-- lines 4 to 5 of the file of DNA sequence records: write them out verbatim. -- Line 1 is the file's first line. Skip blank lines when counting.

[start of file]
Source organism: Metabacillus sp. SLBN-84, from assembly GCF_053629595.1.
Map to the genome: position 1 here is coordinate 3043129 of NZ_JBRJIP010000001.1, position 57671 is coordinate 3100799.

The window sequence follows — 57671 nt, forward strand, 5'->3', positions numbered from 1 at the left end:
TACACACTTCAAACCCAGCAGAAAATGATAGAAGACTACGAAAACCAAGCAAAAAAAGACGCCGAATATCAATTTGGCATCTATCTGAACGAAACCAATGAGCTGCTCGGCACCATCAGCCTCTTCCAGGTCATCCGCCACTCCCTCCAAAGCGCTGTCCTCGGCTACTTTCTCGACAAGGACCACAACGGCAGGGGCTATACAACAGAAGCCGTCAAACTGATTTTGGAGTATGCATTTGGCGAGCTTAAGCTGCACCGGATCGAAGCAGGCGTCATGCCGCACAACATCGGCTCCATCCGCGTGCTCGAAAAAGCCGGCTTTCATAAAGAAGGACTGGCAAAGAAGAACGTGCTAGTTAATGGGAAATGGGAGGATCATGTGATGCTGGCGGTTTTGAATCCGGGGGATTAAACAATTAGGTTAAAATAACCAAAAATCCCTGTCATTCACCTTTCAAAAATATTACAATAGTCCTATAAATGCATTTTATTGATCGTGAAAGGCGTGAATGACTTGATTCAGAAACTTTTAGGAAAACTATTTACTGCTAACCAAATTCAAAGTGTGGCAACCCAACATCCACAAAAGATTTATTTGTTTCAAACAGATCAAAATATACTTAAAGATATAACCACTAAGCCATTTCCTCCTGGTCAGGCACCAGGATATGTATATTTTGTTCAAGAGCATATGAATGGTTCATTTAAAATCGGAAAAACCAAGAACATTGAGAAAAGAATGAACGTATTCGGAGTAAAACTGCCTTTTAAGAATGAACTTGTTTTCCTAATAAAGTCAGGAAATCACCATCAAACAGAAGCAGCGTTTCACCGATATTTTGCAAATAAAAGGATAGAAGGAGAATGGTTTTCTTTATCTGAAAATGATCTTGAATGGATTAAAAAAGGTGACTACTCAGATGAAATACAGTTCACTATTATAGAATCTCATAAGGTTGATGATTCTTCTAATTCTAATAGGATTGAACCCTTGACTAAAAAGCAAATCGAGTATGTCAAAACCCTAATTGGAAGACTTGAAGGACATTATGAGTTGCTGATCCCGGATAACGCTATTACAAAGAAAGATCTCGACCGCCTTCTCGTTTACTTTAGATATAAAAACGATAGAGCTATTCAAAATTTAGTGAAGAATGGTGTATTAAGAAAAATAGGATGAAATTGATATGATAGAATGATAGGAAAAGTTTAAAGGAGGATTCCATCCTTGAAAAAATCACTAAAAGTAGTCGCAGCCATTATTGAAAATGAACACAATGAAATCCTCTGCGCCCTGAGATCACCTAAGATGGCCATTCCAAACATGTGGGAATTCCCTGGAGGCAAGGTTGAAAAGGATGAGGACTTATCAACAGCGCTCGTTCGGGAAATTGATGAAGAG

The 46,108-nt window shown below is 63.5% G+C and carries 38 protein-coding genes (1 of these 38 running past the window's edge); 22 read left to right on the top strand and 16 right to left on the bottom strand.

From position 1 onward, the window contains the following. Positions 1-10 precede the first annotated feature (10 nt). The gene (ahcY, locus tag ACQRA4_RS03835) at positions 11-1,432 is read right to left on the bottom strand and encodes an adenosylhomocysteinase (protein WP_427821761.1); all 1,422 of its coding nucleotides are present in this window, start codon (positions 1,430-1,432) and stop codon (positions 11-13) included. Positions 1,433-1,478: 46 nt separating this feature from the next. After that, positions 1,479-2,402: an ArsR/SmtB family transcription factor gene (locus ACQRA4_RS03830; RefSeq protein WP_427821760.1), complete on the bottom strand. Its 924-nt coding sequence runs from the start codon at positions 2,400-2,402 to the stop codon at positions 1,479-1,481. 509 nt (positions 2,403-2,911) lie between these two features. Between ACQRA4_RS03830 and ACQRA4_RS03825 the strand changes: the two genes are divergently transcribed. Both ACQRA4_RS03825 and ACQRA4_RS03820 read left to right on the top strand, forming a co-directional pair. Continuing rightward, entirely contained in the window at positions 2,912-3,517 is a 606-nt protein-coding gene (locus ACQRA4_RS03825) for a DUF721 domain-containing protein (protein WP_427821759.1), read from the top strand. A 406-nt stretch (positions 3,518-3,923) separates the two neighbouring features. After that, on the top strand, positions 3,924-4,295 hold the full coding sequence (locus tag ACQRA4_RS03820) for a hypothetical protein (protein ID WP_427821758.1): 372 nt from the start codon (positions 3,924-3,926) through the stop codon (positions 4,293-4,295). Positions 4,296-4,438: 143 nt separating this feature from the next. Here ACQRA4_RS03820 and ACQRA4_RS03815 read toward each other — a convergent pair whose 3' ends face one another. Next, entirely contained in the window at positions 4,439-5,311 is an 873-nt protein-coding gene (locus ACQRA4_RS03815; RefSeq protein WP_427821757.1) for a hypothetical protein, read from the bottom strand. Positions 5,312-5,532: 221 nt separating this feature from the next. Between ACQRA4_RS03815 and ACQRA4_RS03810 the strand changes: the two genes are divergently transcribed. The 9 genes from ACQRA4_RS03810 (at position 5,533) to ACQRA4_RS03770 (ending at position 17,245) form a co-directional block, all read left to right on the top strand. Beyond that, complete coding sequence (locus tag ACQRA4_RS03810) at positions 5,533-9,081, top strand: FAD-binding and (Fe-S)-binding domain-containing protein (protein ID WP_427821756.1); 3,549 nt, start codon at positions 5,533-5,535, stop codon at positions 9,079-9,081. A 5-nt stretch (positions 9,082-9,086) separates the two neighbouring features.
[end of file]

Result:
TACACACTTCAAACCCAGCAGAAAATGATAGAAGACTACGAAAACCAAGCAAAAAAAGACGCCGAATATCAATTTGGCATCTATCTGAACGAAACCAATGAGCTGCTCGGCACCATCAGCCTCTTCCAGGTCATCCGCCACTCCCTCCAAAGCGCTGTCCTCGGCTACTTTCTCGACAAGGACCACAACGGCAGGGGCTATACAACAGAAGCCGTCAAACTGATTTTGGAGTATGCATTTGGCGAGCTTAAGCTGCACCGGATCGAAGCAGGCGTCATGCCGCACAACATCGGCTCCATCCGCGTGCTCGAAAAAGCCGGCTTTCATAAAGAAGGACTGGCAAAGAAGAACGTGCTAGTTAATGGGAAATGGGAGGATCATGTGATGCTGGCGGTTTTGAATCCGGGGGATTAAACAATTAGGTTAAAATAACCAAAAATCCCTGTCATTCACCTTTCAAAAATATTACAATAGTCCTATAAATGCATTTTATTGATCGTGAAAGGCGTGAATGACTTGATTCAGAAACTTTTAGGAAAACTATTTACTGCTAACCAAATTCAAAGTGTGGCAACCCAACATCCACAAAAGATTTATTTGTTTCAAACAGATCAAAATATACTTAAAGATATAACCACTAAGCCATTTCCTCCTGGTCAGGCACCAGGATATGTATATTTTGTTCAAGAGCATATGAATGGTTCATTTAAAATCGGAAAAACCAAGAACATTGAGAAAAGAATGAACGTATTCGGAGTAAAACTGCCTTTTAAGAATGAACTTGTTTTCCTAATAAAGTCAGGAAATCACCATCAAACAGAAGCAGCGTTTCACCGATATTTTGCAAATAAAAGGATAGAAGGAGAATGGTTTTCTTTATCTGAAAATGATCTTGAATGGATTAAAAAAGGTGACTACTCAGATGAAATACAGTTCACTATTATAGAATCTCATAAGGTTGATGATTCTTCTAATTCTAATAGGATTGAACCCTTGACTAAAAAGCAAATCGAGTATGTCAAAACCCTAATTGGAAGACTTGAAGGACATTATGAGTTGCTGATCCCGGATAACGCTATTACAAAGAAAGATCTCGACCGCCTTCTCGTTTACTTTAGATATAAAAACGATAGAGCTATTCAAAATTTAGTGAAGAATGGTGTATTAAGAAAAATAGGATGAAATTGATATGATAGAATGATAGGAAAAGTTTAAAGGAGGATTCCATCCTTGAAAAAATCACTAAAAGTAGTCGCAGCCATTATTGAAAATGAACACAATGAAATCCTCTGCGCCCTGAGATCACCTAAGATGGCCATTCCAAACATGTGGGAATTCCCTGGAGGCAAGGTTGAAAAGGATGAGGACTTATCAACAGCGCTCGTTCGGGAAATTGATGAAGAG

The 46,108-nt window shown below is 63.5% G+C and carries 38 protein-coding genes (1 of these 38 running past the window's edge); 22 read left to right on the top strand and 16 right to left on the bottom strand.